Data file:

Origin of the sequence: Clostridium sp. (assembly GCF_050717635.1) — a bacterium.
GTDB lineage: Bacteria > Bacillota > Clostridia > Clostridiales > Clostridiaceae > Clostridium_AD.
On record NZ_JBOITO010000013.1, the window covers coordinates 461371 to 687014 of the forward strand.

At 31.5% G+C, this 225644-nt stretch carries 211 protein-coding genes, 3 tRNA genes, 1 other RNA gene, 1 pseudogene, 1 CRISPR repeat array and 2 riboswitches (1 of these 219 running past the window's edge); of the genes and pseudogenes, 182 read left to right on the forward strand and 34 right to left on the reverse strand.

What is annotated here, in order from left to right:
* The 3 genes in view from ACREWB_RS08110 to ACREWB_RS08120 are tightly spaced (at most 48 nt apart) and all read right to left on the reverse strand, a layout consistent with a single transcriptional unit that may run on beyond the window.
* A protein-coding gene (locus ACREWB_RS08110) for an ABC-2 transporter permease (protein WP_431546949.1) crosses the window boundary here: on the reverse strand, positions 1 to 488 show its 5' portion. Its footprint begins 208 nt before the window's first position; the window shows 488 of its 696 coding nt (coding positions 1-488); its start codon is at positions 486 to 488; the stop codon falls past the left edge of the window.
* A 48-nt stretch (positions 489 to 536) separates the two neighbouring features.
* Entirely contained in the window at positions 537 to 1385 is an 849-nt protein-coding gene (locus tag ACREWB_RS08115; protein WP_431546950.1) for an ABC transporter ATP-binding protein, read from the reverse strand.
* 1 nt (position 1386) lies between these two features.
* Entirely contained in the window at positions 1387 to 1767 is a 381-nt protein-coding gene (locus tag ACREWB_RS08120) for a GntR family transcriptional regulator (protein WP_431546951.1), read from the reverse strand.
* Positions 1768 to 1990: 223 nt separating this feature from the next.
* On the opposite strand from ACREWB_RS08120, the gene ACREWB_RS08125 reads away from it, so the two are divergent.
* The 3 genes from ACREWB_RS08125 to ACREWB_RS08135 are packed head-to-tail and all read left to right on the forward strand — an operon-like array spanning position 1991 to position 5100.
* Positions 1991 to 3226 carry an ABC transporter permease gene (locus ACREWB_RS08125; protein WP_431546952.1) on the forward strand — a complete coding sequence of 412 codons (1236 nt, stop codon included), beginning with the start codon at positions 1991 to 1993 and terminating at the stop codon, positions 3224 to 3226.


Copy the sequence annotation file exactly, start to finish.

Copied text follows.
Origin of the sequence: Clostridium sp. (assembly GCF_050717635.1) — a bacterium.
GTDB lineage: Bacteria > Bacillota > Clostridia > Clostridiales > Clostridiaceae > Clostridium_AD.
On record NZ_JBOITO010000013.1, the window covers coordinates 461371 to 687014 of the forward strand.

At 31.5% G+C, this 225644-nt stretch carries 211 protein-coding genes, 3 tRNA genes, 1 other RNA gene, 1 pseudogene, 1 CRISPR repeat array and 2 riboswitches (1 of these 219 running past the window's edge); of the genes and pseudogenes, 182 read left to right on the forward strand and 34 right to left on the reverse strand.

What is annotated here, in order from left to right:
* The 3 genes in view from ACREWB_RS08110 to ACREWB_RS08120 are tightly spaced (at most 48 nt apart) and all read right to left on the reverse strand, a layout consistent with a single transcriptional unit that may run on beyond the window.
* A protein-coding gene (locus ACREWB_RS08110) for an ABC-2 transporter permease (protein WP_431546949.1) crosses the window boundary here: on the reverse strand, positions 1 to 488 show its 5' portion. Its footprint begins 208 nt before the window's first position; the window shows 488 of its 696 coding nt (coding positions 1-488); its start codon is at positions 486 to 488; the stop codon falls past the left edge of the window.
* A 48-nt stretch (positions 489 to 536) separates the two neighbouring features.
* Entirely contained in the window at positions 537 to 1385 is an 849-nt protein-coding gene (locus tag ACREWB_RS08115; protein WP_431546950.1) for an ABC transporter ATP-binding protein, read from the reverse strand.
* 1 nt (position 1386) lies between these two features.
* Entirely contained in the window at positions 1387 to 1767 is a 381-nt protein-coding gene (locus tag ACREWB_RS08120) for a GntR family transcriptional regulator (protein WP_431546951.1), read from the reverse strand.
* Positions 1768 to 1990: 223 nt separating this feature from the next.
* On the opposite strand from ACREWB_RS08120, the gene ACREWB_RS08125 reads away from it, so the two are divergent.
* The 3 genes from ACREWB_RS08125 to ACREWB_RS08135 are packed head-to-tail and all read left to right on the forward strand — an operon-like array spanning position 1991 to position 5100.
* Positions 1991 to 3226 carry an ABC transporter permease gene (locus ACREWB_RS08125; protein WP_431546952.1) on the forward strand — a complete coding sequence of 412 codons (1236 nt, stop codon included), beginning with the start codon at positions 1991 to 1993 and terminating at the stop codon, positions 3224 to 3226.